Do Multiple Marriages Matter?

Last month, Steve Harvey faced major criticism from the black community for meeting with #45. Lines were drawn in November when the election was over.  Black people didn’t want other black people to cross them when it comes to 45. Black people are mobilizing in multitudes when it comes to interacting with 45. They don’t want people crossing the lines. Especially people of color (POC).

Right or wrong it’s happening. The fact of the matter is that 45 hasn’t given POC a reason to believe that he gives a crap about us. We’re in a new America and we’re not sure how to navigate it. We take it day by day. So, when Steve Harvey decided to meet with 45 it sent shock waves to the black community. Why would he do that? He’s been very vocal about his support of Hillary Clinton so why would he meet with 45?

The backlash was horrific. Harvey couldn’t stop talking about it on his radio show for days. I was getting tired of tuning in. You met with him and you felt like it was a good meeting. Oh, well. But, let’s move on with the morning program. It’s over.

It doesn’t matter where you stand on the issue. My point is giving you background for why my post is titled “Do Multiple Marriages Matter?” One of the critics that was loud about Steve Harvey was Tony Rock. He’s a comedian and Chris Rock’s brother. Tony Rock was upset and made the following comment about Steve ““This n****r wrote a book on dating! You on your third wife, homie!””

I definitely don’t agree with the language Tony is using, but the question that always seems to bother me is whether or not we discredit people who’ve been married multiple times? Does it matter to you? Do you believe that a person who has been married more than once can advise you on dating or marriage?

I often wonder will people see the advice I give out in regards to marriage and divorce as not reality because my marriage failed. It doesn’t matter one way or the other to me because I know too many people that have had extra marital affairs, STD’s and children fathered outside of their marriage and are faking it for the fans on social media. Those people couldn’t suggest to me where to get a good steak dinner. This is one of the things you learn in therapy…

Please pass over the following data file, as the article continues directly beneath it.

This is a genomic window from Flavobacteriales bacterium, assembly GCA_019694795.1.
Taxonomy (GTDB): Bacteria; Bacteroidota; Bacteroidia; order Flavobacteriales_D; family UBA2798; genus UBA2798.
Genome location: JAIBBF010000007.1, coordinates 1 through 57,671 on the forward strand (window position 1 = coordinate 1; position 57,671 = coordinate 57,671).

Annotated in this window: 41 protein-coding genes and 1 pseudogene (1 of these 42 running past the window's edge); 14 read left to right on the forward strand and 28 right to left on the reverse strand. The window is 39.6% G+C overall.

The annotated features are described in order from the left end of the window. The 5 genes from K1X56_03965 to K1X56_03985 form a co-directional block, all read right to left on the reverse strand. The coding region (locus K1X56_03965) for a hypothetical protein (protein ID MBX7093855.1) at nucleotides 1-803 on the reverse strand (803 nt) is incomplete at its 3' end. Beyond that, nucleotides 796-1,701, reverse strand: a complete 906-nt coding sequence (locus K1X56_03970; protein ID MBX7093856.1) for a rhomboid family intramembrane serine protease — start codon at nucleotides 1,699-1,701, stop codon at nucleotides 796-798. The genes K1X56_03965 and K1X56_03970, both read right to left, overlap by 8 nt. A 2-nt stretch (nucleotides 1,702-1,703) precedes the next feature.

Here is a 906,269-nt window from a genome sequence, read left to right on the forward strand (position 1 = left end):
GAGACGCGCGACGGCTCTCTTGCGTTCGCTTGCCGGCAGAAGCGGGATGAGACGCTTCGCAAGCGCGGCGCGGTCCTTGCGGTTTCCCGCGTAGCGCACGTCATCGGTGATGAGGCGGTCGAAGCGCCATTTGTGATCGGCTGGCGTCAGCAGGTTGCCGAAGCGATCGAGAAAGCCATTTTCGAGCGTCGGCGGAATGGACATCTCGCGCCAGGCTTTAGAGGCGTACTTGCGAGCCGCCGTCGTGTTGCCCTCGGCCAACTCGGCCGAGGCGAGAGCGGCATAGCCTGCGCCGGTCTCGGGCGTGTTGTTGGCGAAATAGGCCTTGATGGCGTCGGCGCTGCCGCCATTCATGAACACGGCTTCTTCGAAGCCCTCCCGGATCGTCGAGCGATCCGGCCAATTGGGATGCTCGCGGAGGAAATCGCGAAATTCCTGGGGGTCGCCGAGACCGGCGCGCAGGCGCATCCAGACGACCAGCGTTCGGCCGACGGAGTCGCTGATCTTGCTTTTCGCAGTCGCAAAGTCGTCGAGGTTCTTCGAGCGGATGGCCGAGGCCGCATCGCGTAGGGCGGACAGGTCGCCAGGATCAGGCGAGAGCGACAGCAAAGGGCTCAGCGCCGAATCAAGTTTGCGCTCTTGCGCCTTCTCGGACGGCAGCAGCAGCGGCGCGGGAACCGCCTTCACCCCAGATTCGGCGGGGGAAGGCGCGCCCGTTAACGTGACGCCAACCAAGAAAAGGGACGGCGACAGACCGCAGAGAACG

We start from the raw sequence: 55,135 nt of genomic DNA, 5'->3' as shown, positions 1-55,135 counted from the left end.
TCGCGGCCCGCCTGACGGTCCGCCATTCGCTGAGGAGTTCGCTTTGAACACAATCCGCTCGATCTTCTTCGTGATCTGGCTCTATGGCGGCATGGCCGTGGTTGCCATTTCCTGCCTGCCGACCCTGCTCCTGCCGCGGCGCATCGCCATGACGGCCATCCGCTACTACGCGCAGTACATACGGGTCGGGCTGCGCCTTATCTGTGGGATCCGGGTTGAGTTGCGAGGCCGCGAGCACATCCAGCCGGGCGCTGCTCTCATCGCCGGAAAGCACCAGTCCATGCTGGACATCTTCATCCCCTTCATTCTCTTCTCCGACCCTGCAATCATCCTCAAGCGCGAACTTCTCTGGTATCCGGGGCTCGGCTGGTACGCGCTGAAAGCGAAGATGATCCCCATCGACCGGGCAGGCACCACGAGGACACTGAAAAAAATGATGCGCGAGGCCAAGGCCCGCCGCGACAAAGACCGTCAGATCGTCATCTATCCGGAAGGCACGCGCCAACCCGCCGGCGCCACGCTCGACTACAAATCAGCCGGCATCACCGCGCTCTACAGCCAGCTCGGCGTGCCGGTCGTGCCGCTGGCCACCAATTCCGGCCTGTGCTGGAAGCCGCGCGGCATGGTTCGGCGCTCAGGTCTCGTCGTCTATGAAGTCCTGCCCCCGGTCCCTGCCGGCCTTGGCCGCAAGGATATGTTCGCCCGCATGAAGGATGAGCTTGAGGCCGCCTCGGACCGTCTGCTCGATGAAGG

Healthy relationships.

Many divorced people realize that they were in unhealthy relationships. Sometimes after they are married. Should they stay in them? Would you take your advice from someone whose been married 25 years over someone who was married for 20 and is divorced?

The key is not just to get married but to stay married. Sometimes you have to grow and learn yourself before you find the key to your happiness. Does that exempt you from giving advice on dating or marriage?

In my opinion, I think it makes you more qualified to speak about what you went through, how you overcame and any learning nuggets you would offer. All those can be valuable.

People want to know about your trials and how you overcame. People also need honesty. No marriage is perfect, but we don’t want those that are truly unhappy in a marriage and faking it either. We need a kindred spirit that says “I’ve been there and you too can get through this.” I said this to a marriage counselor one time.

My ex husband and I were living in NYC and seeing a marriage counselor. It was our first year and we were struggling. My friends didn’t provide much help so we decided to see a professional. She was very nice. Smart. She seemed to get us.

Problem was…she’d never been married. So, she could speak on textbook but not experience. It’s different when you’re married and your emotions are in it. You need someone who says “Look girl, I’ve been there and you can get through this.”But, she couldn’t.

Do you need someone who has only been married once to give you advice or would you take advice from anyone that has been married even multiple times? Can they give you both dating advice and marriage advice?

Talk to me.

 

 

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20 thoughts on “Do Multiple Marriages Matter?

  1. To be honest, some of the best advice comes from people with multiple marriages. They know what does not work. They have wisdom that can only be gained through that painful process. That being said, people only married once can have good advice, too. I guess what I am trying to say is that we all have something to add to the pot. Most of the time.

    Liked by 2 people